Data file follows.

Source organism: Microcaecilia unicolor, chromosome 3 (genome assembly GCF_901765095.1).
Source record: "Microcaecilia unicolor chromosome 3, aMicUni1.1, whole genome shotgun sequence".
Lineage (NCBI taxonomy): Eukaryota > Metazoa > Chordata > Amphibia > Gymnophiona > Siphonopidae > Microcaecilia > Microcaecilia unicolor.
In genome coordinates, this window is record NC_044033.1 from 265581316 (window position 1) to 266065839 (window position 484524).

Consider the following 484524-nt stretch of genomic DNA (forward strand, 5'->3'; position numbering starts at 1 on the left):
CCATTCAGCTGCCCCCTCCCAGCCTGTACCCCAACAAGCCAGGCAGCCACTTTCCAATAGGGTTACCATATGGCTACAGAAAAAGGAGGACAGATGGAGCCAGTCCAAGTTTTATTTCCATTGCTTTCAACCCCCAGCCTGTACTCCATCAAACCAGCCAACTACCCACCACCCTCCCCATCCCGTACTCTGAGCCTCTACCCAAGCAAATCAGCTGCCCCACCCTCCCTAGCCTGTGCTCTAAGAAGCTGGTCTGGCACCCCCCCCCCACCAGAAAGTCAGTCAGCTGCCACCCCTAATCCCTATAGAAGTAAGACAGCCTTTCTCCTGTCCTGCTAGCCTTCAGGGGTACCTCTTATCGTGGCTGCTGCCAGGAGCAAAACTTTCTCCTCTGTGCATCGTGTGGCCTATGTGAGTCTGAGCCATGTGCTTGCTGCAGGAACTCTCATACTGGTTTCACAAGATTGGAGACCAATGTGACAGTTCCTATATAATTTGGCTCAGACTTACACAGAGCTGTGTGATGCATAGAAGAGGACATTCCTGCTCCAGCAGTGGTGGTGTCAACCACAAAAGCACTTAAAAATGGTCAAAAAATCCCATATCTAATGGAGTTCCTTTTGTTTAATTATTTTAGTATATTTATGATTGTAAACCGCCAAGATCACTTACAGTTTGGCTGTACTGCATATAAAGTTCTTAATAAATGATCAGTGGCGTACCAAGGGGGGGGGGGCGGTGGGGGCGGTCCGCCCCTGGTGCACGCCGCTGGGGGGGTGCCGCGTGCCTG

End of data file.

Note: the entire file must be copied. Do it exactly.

Source organism: Microcaecilia unicolor, chromosome 3 (genome assembly GCF_901765095.1).
Source record: "Microcaecilia unicolor chromosome 3, aMicUni1.1, whole genome shotgun sequence".
Lineage (NCBI taxonomy): Eukaryota > Metazoa > Chordata > Amphibia > Gymnophiona > Siphonopidae > Microcaecilia > Microcaecilia unicolor.
In genome coordinates, this window is record NC_044033.1 from 265581316 (window position 1) to 266065839 (window position 484524).

Consider the following 484524-nt stretch of genomic DNA (forward strand, 5'->3'; position numbering starts at 1 on the left):
CCATTCAGCTGCCCCCTCCCAGCCTGTACCCCAACAAGCCAGGCAGCCACTTTCCAATAGGGTTACCATATGGCTACAGAAAAAGGAGGACAGATGGAGCCAGTCCAAGTTTTATTTCCATTGCTTTCAACCCCCAGCCTGTACTCCATCAAACCAGCCAACTACCCACCACCCTCCCCATCCCGTACTCTGAGCCTCTACCCAAGCAAATCAGCTGCCCCACCCTCCCTAGCCTGTGCTCTAAGAAGCTGGTCTGGCACCCCCCCCCCACCAGAAAGTCAGTCAGCTGCCACCCCTAATCCCTATAGAAGTAAGACAGCCTTTCTCCTGTCCTGCTAGCCTTCAGGGGTACCTCTTATCGTGGCTGCTGCCAGGAGCAAAACTTTCTCCTCTGTGCATCGTGTGGCCTATGTGAGTCTGAGCCATGTGCTTGCTGCAGGAACTCTCATACTGGTTTCACAAGATTGGAGACCAATGTGACAGTTCCTATATAATTTGGCTCAGACTTACACAGAGCTGTGTGATGCATAGAAGAGGACATTCCTGCTCCAGCAGTGGTGGTGTCAACCACAAAAGCACTTAAAAATGGTCAAAAAATCCCATATCTAATGGAGTTCCTTTTGTTTAATTATTTTAGTATATTTATGATTGTAAACCGCCAAGATCACTTACAGTTTGGCTGTACTGCATATAAAGTTCTTAATAAATGATCAGTGGCGTACCAAGGGGGGGGGGGCGGTGGGGGCGGTCCGCCCCTGGTGCACGCCGCTGGGGGGGTGCCGCGTGCCTG